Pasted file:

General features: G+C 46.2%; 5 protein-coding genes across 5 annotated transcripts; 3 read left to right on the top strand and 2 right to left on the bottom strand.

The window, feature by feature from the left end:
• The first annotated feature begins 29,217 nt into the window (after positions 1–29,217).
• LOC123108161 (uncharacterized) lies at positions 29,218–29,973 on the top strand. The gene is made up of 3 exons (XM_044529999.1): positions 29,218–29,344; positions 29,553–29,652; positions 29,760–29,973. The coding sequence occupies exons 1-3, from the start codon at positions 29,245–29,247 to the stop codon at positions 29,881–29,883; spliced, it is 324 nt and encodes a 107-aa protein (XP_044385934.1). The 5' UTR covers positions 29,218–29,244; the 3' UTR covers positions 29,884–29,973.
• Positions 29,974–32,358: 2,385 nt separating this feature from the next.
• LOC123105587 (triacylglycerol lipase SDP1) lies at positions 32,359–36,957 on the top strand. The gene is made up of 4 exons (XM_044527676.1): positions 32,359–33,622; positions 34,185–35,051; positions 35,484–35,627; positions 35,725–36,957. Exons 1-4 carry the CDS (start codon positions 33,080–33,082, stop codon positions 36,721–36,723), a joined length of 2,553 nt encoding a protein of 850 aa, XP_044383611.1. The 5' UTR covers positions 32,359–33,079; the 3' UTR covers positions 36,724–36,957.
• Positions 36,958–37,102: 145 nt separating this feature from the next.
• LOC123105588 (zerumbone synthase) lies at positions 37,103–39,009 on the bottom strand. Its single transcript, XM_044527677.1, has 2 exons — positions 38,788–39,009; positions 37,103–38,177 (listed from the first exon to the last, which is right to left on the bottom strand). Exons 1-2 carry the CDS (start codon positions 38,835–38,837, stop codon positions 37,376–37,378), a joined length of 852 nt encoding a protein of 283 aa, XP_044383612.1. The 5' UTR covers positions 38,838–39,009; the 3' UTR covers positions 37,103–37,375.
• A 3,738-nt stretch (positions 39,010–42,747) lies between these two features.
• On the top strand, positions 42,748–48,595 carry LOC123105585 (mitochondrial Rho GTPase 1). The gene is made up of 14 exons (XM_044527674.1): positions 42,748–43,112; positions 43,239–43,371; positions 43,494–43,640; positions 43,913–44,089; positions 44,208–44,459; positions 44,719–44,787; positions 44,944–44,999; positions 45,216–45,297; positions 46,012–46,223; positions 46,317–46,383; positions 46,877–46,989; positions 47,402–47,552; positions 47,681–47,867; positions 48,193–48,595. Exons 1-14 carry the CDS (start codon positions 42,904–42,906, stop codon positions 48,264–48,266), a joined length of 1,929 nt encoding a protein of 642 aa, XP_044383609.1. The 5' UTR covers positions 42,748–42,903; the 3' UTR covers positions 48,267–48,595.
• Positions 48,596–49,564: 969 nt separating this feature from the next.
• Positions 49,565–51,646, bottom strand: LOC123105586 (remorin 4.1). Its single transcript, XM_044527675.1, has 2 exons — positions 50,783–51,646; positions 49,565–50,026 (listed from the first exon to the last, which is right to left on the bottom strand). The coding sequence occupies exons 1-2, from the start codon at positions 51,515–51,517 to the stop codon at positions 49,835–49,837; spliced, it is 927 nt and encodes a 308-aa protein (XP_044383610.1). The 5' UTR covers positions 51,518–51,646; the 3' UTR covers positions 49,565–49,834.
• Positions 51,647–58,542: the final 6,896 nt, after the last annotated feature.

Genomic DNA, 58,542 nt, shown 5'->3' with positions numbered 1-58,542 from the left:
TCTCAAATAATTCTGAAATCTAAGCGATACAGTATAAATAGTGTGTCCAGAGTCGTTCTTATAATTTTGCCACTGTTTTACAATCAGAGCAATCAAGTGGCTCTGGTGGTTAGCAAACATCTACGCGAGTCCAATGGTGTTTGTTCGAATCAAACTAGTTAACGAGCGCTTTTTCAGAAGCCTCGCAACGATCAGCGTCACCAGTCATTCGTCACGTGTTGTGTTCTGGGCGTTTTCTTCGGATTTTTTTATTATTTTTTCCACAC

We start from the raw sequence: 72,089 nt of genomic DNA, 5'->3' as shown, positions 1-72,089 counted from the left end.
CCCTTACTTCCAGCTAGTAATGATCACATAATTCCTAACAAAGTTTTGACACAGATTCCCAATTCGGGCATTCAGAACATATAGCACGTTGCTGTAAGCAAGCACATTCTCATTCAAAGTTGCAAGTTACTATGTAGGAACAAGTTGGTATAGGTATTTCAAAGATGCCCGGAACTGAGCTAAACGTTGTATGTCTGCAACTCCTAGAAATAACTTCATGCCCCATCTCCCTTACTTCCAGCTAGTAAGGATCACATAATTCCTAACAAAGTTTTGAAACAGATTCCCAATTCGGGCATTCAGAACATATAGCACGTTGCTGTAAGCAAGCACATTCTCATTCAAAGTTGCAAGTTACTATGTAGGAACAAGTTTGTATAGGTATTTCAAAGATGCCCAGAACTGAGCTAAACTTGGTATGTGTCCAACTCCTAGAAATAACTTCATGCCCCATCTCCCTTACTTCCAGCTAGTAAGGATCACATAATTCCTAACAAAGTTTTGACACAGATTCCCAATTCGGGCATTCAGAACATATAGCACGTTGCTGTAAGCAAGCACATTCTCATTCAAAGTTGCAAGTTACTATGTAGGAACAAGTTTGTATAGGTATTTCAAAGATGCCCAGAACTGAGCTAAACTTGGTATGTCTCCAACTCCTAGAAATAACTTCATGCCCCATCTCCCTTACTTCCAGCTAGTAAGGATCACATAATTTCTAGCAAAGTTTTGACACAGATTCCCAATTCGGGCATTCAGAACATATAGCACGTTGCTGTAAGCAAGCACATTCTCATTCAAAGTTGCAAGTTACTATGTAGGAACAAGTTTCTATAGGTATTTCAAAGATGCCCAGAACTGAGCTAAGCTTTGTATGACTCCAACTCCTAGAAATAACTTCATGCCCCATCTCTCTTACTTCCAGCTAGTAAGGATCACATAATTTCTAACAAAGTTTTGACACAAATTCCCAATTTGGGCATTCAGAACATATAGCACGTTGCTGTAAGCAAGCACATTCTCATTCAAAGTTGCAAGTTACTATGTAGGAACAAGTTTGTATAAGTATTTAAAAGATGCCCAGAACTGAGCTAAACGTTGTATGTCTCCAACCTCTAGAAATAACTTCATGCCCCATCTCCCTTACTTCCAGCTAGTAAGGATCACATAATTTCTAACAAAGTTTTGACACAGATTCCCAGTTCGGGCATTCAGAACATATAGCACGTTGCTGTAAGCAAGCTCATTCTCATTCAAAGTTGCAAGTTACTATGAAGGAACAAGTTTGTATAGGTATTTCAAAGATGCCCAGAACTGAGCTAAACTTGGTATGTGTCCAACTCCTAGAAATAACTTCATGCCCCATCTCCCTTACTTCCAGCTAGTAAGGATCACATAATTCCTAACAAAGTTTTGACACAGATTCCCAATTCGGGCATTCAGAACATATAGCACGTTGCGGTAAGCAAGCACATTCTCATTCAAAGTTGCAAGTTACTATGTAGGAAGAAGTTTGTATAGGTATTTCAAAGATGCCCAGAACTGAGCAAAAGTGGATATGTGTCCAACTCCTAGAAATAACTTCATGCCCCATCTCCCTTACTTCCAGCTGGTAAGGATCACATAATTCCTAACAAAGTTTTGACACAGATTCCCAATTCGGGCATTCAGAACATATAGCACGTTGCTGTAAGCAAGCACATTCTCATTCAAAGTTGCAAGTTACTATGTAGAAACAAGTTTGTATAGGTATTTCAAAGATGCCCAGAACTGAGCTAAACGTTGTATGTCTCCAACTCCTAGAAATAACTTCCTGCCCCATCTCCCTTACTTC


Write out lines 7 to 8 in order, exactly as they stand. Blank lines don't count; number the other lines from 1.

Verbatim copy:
• Positions 36,958–37,102: 145 nt separating this feature from the next.
• LOC123105588 (zerumbone synthase) lies at positions 37,103–39,009 on the bottom strand. Its single transcript, XM_044527677.1, has 2 exons — positions 38,788–39,009; positions 37,103–38,177 (listed from the first exon to the last, which is right to left on the bottom strand). Exons 1-2 carry the CDS (start codon positions 38,835–38,837, stop codon positions 37,376–37,378), a joined length of 852 nt encoding a protein of 283 aa, XP_044383612.1. The 5' UTR covers positions 38,838–39,009; the 3' UTR covers positions 37,103–37,375.